Publication date: Feb 01, 2021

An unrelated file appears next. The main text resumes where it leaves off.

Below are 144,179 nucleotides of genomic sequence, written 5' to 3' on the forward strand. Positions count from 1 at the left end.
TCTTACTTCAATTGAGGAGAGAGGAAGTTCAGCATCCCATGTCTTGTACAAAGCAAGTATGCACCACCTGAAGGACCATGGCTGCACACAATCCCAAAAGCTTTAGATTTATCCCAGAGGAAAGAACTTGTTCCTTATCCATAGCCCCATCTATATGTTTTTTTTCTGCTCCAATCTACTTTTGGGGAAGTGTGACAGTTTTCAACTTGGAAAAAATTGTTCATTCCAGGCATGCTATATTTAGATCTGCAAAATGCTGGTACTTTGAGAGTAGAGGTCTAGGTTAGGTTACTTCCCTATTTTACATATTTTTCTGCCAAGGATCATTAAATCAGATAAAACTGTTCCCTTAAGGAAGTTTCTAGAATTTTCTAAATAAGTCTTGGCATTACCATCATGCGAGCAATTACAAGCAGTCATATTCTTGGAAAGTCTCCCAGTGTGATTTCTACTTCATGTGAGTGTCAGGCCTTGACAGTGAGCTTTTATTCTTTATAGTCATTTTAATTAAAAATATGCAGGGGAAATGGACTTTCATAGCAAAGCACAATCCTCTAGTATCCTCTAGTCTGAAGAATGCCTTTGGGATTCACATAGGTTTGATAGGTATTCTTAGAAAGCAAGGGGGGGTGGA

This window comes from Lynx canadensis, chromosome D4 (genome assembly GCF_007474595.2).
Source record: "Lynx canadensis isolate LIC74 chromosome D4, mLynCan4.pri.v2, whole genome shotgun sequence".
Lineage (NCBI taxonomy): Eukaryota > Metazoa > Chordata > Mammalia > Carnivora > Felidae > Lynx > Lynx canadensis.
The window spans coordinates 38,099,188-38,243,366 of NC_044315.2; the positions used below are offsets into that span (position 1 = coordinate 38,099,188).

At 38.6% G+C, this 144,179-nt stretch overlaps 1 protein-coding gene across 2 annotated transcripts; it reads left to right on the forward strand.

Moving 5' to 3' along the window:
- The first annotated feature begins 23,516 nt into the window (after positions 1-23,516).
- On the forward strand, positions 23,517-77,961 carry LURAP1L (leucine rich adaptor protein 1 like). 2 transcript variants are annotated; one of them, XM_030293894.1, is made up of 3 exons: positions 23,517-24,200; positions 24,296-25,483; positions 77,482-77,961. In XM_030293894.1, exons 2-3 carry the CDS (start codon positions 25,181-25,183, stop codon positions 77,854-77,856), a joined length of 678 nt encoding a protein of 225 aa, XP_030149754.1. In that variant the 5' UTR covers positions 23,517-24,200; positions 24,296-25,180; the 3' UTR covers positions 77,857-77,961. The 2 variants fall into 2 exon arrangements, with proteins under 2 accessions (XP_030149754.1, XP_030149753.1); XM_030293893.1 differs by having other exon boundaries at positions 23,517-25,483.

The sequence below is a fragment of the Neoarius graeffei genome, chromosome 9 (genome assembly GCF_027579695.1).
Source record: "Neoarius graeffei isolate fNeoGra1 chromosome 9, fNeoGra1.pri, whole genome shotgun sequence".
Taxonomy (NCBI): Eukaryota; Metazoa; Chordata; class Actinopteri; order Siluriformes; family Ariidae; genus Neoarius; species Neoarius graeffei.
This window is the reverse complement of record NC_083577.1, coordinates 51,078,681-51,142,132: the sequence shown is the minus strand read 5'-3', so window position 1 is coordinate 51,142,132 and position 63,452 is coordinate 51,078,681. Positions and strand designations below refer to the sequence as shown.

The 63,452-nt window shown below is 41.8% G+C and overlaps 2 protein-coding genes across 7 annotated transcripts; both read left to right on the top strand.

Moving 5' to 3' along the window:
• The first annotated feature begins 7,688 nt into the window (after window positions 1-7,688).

Cellular heterogeneity is regarded as a major factor for treatment response and resistance in a variety of malignant tumors, including malignant melanoma. More recent developments of single-cell sequencing technology provided deeper insights into this phenomenon. Single-cell data were used to identify prognostic subtypes of melanoma tumors, with a special emphasis on immune cells and fibroblasts in the tumor microenvironment. Moreover, treatment resistance to checkpoint inhibitor therapy has been shown to be associated with a set of differentially expressed immune cell signatures unraveling new targetable intracellular signaling pathways. Characterization of T cell states under checkpoint inhibitor treatment showed that exhausted CD8 T cell types in melanoma lesions still have a high proliferative index. Other studies identified treatment resistance mechanisms to targeted treatment against the mutated BRAF serine/threonine protein kinase including repression of the melanoma differentiation gene microphthalmia-associated transcription factor (MITF) and induction of AXL receptor tyrosine kinase. Interestingly, treatment resistance mechanisms not only included selection processes of pre-existing subclones but also transition between different states of gene expression. Taken together, single-cell technology has provided deeper insights into melanoma biology and has put forward our understanding of the role of tumor heterogeneity and transcriptional plasticity, which may impact on innovative clinical trial designs and experimental approaches.
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